Tribal Roots Part 2- Afghani Nomads

Another of my favorite dance forms of late is Afghani Lohari dance. I did have the opportunity to study this dance style a bit with Helene Eriksen when I was doing her Seattle training project in 2009/2010, and it was one one my favorite dances in the repertoire that we performed. Here is a brief description taken from Helen's website-

Afghani Dance Logari

While the Taliban were in power no one in Afghanistan was allowed to dance, neither men nor women, neither in public nor in private. This had not always been the case. Women didn't dance in public but in private they enjoyed singing and dancing. Dancing boys performed for the eyes of men, in the Chaikhana (tea house) as well as at festivals and weddings. Very famous were the dancers from the Logar Valley south of Kabul. These Pashtun dancers managed to be both shy and coquettish and could freeze with bravado at the dramatic stops in the 7/8 music.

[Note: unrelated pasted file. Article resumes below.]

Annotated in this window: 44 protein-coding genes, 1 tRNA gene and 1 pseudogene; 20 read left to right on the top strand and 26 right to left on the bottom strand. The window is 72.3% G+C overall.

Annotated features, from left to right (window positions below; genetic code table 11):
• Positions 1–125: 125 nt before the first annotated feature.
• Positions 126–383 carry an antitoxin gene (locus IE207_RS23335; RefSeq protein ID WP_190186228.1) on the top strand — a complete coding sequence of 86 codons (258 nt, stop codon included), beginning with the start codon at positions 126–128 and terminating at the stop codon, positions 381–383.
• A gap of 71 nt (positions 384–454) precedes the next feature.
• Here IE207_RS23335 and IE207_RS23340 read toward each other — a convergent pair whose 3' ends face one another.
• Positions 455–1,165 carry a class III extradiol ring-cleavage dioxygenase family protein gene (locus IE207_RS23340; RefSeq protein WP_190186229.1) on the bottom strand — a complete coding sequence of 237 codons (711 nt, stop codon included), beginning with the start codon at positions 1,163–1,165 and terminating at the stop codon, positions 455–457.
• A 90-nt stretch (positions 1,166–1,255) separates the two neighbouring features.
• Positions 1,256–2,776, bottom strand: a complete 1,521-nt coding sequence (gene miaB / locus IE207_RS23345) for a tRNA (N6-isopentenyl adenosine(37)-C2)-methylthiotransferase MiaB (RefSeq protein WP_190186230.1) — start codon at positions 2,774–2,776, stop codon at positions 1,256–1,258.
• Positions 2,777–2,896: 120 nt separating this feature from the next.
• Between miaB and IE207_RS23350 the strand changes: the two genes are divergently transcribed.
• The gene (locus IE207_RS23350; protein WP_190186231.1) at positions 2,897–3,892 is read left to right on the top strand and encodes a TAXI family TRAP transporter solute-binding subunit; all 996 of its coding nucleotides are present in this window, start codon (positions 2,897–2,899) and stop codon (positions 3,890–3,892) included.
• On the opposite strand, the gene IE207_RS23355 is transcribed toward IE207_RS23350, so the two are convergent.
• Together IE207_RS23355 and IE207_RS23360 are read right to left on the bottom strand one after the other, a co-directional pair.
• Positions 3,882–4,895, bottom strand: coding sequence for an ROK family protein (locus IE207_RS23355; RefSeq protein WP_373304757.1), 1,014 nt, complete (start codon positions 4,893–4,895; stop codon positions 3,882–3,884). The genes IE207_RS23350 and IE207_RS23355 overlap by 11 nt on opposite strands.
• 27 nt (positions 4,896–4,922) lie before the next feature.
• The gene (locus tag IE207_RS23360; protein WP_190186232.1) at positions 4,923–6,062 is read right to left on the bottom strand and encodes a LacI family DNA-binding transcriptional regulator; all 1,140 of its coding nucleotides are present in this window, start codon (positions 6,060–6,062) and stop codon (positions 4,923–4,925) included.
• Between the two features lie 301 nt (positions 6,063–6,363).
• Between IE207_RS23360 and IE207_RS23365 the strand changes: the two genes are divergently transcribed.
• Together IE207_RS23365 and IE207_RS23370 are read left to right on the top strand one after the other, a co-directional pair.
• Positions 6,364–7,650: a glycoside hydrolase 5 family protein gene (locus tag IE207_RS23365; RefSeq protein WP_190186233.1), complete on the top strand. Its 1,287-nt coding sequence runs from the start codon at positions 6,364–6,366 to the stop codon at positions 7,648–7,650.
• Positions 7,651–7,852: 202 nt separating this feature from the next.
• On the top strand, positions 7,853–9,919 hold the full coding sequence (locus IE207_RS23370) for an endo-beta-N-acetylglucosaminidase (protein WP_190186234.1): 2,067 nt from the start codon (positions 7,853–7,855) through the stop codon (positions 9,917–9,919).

From my limited knowledge and experience of Afghani, Persian and Rajashtani dances I am fascinated by the connections that I find there. This only makes sense since Afghanistan is geographically close to both Iran and India and there is a lot of shared history in that area. 
The flowing, patchwork,  3/4 length dresses worn by the tribal women in this part of Afghanistan with wide sleeves and high waistline was a popular style in the West in the 60's and 70's, the classic 'hippy' dress, although the Western version of these Afghani dresses are not nearly as elaborately decorated. The Afghani dresses are heavily embellished and embroidered with metallic thread and worn over salvar (pants) with a veil. The jewelry that's become so popular  with 'American Tribal Style' and 'Tribal Fusion' belly dancers  is from the Kuchi tribes of Afghanistan. Below info from Wikipedia-

Kuchis (from the Persian word Koch meaning "migration"), are Afghan Pashtun nomads, primarily from the GhilzaiKakarLodiAhmadzai as well as some Durrani tribes, but occasionally there may also be some Baloch people among them that live a nomadic life travelling between pastoral lands in Afghanistan and in Pakistan. In the local native Pashto language the term is Kochian.